Power Conditioners

PS Audio Power Plant Premier Power Regenerator

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Design

PS Audio Power Plant Premier Power Regenerator

Many factors tempted me to try the Power Plant Premier. Not only does it promise to achieve far more of Paul McGowan’s original intention, which is to regenerate clean power and improve sound, but it also boasts 85% efficiency with little distortion or noise.

Most important, the unit can produce up to 1500 watts of regulated power without overloading. Because the PPP lowers distortion by 10 times, and generates ultra low output impedance, it promises better bass reproduction. Furthermore, to quote from PS Audio’s website, up to its rated power of 1500W, the PPP has “excess energy storage on board (50 amps vs. the 15 or 20 available from the wall socket) that increases the instantaneous power available to your equipment and maintains a steady regulated voltage.”

The PPP also has ten outlets, organized into five color-coded AC duplex IsoZones that prevent contamination between duplexes. The IsoZones are further organized into power zones that are switchable between always on, switched on, or delayed on. Everything is eminently sensible, and designed for easy, hassle-free operation.

The unit also features new meters that measure the difference between what is coming out of the wall and what the Power Plant Premier is supplying, and also measure THD. Its easily activated CleanWave demagnetization tones, which do not play through speakers, are said to improve sound. Instead of a plethora of MultiWave settings, the PPP’s single, no-hassle choice between regenerated Sine Wave and MultiWave settings makes things simple. There’s also a blue-lit control panel that can be dimmed or shut off, and a handy remote control to engage CleanWave, MultiWave, and panel dimming functions.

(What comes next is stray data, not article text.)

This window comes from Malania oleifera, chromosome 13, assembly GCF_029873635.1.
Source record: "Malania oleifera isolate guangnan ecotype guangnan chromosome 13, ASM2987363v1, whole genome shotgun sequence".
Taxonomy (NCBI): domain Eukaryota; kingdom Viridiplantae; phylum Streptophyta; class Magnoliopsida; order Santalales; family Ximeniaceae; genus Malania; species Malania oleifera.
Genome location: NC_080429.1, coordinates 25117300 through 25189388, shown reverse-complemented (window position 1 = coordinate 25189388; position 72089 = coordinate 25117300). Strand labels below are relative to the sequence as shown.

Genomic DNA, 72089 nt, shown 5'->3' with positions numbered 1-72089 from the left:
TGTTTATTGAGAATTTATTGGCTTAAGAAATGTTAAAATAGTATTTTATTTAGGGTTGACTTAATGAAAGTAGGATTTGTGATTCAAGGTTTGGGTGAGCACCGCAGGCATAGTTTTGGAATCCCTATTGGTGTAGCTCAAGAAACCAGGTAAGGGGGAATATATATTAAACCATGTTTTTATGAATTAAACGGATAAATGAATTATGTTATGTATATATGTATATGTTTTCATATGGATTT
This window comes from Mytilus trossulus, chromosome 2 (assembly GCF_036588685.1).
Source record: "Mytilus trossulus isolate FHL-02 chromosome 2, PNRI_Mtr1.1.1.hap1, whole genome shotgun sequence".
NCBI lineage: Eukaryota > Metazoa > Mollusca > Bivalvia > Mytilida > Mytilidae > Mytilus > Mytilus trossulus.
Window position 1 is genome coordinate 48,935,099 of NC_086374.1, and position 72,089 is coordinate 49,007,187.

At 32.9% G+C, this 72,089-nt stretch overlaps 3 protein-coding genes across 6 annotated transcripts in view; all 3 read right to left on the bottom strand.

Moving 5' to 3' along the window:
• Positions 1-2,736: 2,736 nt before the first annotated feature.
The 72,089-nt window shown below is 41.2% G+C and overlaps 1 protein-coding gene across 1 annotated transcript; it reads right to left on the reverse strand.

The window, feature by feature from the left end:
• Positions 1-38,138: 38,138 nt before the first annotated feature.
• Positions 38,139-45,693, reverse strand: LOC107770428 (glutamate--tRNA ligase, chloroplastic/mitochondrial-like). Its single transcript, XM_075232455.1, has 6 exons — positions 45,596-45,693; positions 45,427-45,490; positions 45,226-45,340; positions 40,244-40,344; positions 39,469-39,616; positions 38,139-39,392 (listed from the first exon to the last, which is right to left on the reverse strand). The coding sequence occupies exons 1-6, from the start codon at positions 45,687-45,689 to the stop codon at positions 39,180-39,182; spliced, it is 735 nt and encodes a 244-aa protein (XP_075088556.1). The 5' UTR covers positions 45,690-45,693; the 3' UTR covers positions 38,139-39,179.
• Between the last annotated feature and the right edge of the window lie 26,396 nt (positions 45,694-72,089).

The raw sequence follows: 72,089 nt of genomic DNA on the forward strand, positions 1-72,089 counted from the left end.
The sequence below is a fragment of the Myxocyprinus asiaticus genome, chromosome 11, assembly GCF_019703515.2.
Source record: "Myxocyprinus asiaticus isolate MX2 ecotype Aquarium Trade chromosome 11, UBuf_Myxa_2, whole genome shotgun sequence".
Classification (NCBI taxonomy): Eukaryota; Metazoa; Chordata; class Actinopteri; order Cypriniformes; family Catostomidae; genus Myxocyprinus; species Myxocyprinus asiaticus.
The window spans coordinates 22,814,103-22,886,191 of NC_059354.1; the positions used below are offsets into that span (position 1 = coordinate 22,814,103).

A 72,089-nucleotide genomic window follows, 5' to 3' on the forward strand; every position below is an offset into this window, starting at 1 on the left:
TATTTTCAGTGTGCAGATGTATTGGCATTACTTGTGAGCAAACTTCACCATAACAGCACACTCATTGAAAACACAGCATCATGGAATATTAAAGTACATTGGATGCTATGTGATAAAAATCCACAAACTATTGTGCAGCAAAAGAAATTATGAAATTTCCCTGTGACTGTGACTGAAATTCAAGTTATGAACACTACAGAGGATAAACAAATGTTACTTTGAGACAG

PS Audio Power Plant Premier Power Regenerator

One major difference between the Power Plant Premier and earlier models is that the Power Plant Premier does not output balanced power. When I questioned Paul about this, he emailed the following unedited explanation:

“The only advantage of delivering balanced power is the potential noise reduction you get in the equipment being driven - but in a sense, that's a bit misleading. Let me explain.

“When you send a balanced AC signal, the incoming transformer is driven in balanced mode. What this allows is for common mode rejection of up to 10dB of any noise on the power cable between the Power Plant and the unit being driven. While this sounds good, the truth is if you use a shielded power cable - there isn't any noise to be lowered and the balanced power is then useless.

“Many people mistakenly think that balanced power lowers noise in the system (it does not), lowers noise in the unit being driven (it does not), and lowers noise in the Power Plant (it does not). All it can do is lower any noises in the power cable between the PPP and the unit being driven.

“Since balanced power isn't really that effective at lowering noise, we found it advantageous to eliminate it in favor of efficiency. One of the reasons the new PPP is 85% efficient - relative to the 48% efficiency of the older Power Plants - is the use of single ended power rather than balanced. Considering the major benefits of driving your whole system with perfected power vs. just some of the system - or, in some cases - having a much more powerful lower impedance Power Plant like the Premier - sonically it makes all the difference in the world.

“So summing up - we traded balanced power for efficiency knowing that the only downside is that one has to use a decent well shielded power cable to feed their equipment. Since you should be doing that anyway, there's really no downside at all.”